Flight Training

Private Pilot Requirements

What does it take to become a private pilot?

Following are the minimum requirements for obtaining an Airplane Single Engine Rating

Total Time: 40 hours flying minimum which consists of at least:

Dual: 20 hours minimum of flight training with an instructor on the Private Pilot areas of operation including:

  • 3 hours of cross country flight training in a single engine airplane;

  • 3 hours of night flight training in a single engine airplane, that includes at least:
    a) 1 cross country flight of over 100 nm total distance; and
    b) 10 T/O’s and 10 landings to a full stop with each involving a flight in the traffic pattern at an airport.

  • 3 hours of flight training by reference to instruments in a single engine airplane; and

  • 3 hours of flight training in a single engine airplane within the 60 days prior to the practical test.

Solo: 10 hours minimum of solo flying in a single engine airplane on the Private Pilot areas of operation including:

  • 5 hours of solo cross country flying;

  • 1 solo cross country flight of at least 150nm total distance with full stop landings at 3 points and one segment of at least 50nm between T/O and landings; and

  • 3 T/O’s and landings to a full stop at an airport with an operating control tower.

Instrument Rating Requirements

A person who applies for an instrument rating must:

  • Hold at least a current private pilot certificate or be concurrently applying for a private pilot certificate with an airplane, helicopter, or powered-lift rating appropriate to the instrument rating sought.

  • Be able to read, speak, write, and understand the English language.

You must have logged the following:

  • At least 50 hours of cross-country flight time as pilot in command. At least 10 of these hours must be in airplanes for an instrument-airplane rating.

  • A total of 40 hours of actual or simulated instrument time on the areas of operation listed in 61.65(c).

  • At least 15 hours of instrument flight training from an authorized instructor in the aircraft category for the instrument rating sought.

For instrument-airplane rating, instrument training on cross-country flight procedures that includes at least one cross-country flight in an airplane that is performed under instrument flight rules. This flight must consist of:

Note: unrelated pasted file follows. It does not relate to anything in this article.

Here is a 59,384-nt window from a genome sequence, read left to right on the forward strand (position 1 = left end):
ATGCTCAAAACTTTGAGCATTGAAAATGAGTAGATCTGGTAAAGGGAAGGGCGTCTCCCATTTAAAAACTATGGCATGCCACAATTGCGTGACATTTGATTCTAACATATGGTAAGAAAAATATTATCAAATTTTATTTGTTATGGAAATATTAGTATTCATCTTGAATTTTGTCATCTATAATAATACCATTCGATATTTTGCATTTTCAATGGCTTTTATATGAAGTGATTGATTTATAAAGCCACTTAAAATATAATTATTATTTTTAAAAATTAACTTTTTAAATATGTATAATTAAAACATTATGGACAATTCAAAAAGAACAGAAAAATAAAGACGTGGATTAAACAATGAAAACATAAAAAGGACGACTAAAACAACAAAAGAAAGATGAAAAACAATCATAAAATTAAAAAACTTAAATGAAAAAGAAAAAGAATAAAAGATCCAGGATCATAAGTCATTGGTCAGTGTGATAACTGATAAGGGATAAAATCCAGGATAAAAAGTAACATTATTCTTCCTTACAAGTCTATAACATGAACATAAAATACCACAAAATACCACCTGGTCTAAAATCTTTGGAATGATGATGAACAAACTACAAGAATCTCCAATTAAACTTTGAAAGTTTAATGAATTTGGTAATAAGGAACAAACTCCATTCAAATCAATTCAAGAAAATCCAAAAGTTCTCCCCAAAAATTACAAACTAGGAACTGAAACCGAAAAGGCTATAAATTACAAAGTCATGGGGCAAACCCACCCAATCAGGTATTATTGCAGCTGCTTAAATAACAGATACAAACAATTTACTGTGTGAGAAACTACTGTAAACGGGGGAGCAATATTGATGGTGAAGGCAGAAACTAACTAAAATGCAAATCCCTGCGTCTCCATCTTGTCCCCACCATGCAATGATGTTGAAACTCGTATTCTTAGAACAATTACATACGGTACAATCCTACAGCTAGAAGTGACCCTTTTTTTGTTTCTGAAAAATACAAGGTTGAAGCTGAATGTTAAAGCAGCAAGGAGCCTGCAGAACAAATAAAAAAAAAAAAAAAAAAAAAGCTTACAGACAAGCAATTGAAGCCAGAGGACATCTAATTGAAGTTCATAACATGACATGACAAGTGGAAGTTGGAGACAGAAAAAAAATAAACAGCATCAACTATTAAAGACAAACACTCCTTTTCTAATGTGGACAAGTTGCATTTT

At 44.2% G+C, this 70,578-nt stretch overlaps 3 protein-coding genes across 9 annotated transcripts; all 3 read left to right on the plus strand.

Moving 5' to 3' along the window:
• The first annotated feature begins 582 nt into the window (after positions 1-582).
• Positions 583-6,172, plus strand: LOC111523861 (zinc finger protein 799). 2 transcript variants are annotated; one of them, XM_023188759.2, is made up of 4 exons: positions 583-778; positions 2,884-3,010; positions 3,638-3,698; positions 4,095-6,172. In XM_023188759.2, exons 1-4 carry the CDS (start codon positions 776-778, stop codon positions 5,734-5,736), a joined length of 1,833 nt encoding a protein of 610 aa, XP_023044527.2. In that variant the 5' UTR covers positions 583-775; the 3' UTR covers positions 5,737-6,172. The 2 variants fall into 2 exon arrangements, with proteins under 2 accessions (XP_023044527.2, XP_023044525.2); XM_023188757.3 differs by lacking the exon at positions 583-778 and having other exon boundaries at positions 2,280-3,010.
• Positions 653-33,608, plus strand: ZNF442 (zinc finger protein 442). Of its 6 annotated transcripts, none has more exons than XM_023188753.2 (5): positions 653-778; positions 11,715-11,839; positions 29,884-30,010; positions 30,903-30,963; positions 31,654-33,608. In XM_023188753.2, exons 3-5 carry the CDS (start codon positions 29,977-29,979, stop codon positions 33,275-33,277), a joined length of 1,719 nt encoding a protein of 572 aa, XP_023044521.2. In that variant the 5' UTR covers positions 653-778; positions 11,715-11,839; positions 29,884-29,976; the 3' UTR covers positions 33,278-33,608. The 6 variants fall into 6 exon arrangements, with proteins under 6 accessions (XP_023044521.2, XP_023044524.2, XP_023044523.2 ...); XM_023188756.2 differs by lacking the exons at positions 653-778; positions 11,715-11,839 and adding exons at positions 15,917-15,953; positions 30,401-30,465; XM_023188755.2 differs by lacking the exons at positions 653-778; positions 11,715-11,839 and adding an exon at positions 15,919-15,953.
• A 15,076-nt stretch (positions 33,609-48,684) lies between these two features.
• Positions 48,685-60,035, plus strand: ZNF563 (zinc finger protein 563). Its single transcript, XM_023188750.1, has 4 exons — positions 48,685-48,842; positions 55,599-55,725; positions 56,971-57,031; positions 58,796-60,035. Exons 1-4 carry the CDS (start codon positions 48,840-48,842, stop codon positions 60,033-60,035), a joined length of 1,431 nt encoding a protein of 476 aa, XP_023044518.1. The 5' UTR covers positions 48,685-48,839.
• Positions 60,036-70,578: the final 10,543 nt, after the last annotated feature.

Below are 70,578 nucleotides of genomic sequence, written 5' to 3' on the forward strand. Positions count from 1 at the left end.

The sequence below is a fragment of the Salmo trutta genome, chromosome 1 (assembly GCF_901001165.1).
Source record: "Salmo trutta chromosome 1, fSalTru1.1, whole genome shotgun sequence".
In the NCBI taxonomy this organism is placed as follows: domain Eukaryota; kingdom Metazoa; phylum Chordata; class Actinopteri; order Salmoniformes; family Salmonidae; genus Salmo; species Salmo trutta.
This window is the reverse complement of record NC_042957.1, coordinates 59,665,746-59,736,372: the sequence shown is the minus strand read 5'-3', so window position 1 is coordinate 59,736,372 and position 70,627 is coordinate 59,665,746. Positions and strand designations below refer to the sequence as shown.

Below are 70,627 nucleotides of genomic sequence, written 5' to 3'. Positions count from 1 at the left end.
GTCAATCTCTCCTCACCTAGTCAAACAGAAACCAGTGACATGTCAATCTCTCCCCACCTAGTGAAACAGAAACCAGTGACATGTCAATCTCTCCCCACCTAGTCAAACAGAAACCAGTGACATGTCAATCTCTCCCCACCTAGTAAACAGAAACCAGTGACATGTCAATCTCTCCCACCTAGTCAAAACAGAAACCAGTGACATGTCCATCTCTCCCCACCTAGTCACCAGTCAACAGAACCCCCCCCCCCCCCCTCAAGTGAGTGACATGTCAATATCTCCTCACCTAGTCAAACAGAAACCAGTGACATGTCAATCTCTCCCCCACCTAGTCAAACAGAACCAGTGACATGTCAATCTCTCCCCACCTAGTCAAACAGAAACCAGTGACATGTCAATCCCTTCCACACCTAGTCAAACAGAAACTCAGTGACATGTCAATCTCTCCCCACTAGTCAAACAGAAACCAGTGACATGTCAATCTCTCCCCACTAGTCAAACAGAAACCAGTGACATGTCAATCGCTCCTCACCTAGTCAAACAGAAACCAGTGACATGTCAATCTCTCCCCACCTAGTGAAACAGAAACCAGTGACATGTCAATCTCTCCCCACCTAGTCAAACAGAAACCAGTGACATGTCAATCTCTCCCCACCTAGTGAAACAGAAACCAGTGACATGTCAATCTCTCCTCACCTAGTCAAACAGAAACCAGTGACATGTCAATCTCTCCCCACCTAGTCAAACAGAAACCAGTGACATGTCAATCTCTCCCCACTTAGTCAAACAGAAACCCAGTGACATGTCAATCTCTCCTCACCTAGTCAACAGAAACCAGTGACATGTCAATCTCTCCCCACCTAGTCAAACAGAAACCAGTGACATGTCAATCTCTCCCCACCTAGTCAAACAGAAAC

• A distance of at least 250 nm along airways or ATC-directed routing.

  • An instrument approach at each airport.

  • Three different kinds of approaches with the use of navigation systems (Example: ILS, VOR, GPS, etc).

  • At least 3 hours of instrument training that is appropriate to the instrument rating sought from an authorized instructor in preparation for the checkride within two calendar months before the examination date.

Commercial Pilot Rating

To obtain a commercial certificate in an airplane under FAR Part 61 rules a pilot must have:

  • 250 hours of flight time, 100 hours of which must be in powered aircraft, and 50 must be in airplanes.

  • 100 hours of pilot-in-command time, 50 of which must be in airplanes.

  • 50 hours of cross-country time, 10 of which must be in an airplane.

  • 20 hours of training, including 10 of instrument, 10 of complex or TAA, and a smattering of cross-country and practical test preparation.

  • 10 hours of solo training, including a smattering of cross-country and night.

Additional class ratings, such as adding a multiengine rating to single-engine commercial pilot certificate or adding a single-engine rating to a multiengine commercial pilot certificate, will take additional training in that class. FAR 61.129 has all the specifics. 

For pilots who train in an approved FAR Part 141 program, the commercial certificate can be earned with less experience, at a minimum of 190 hours.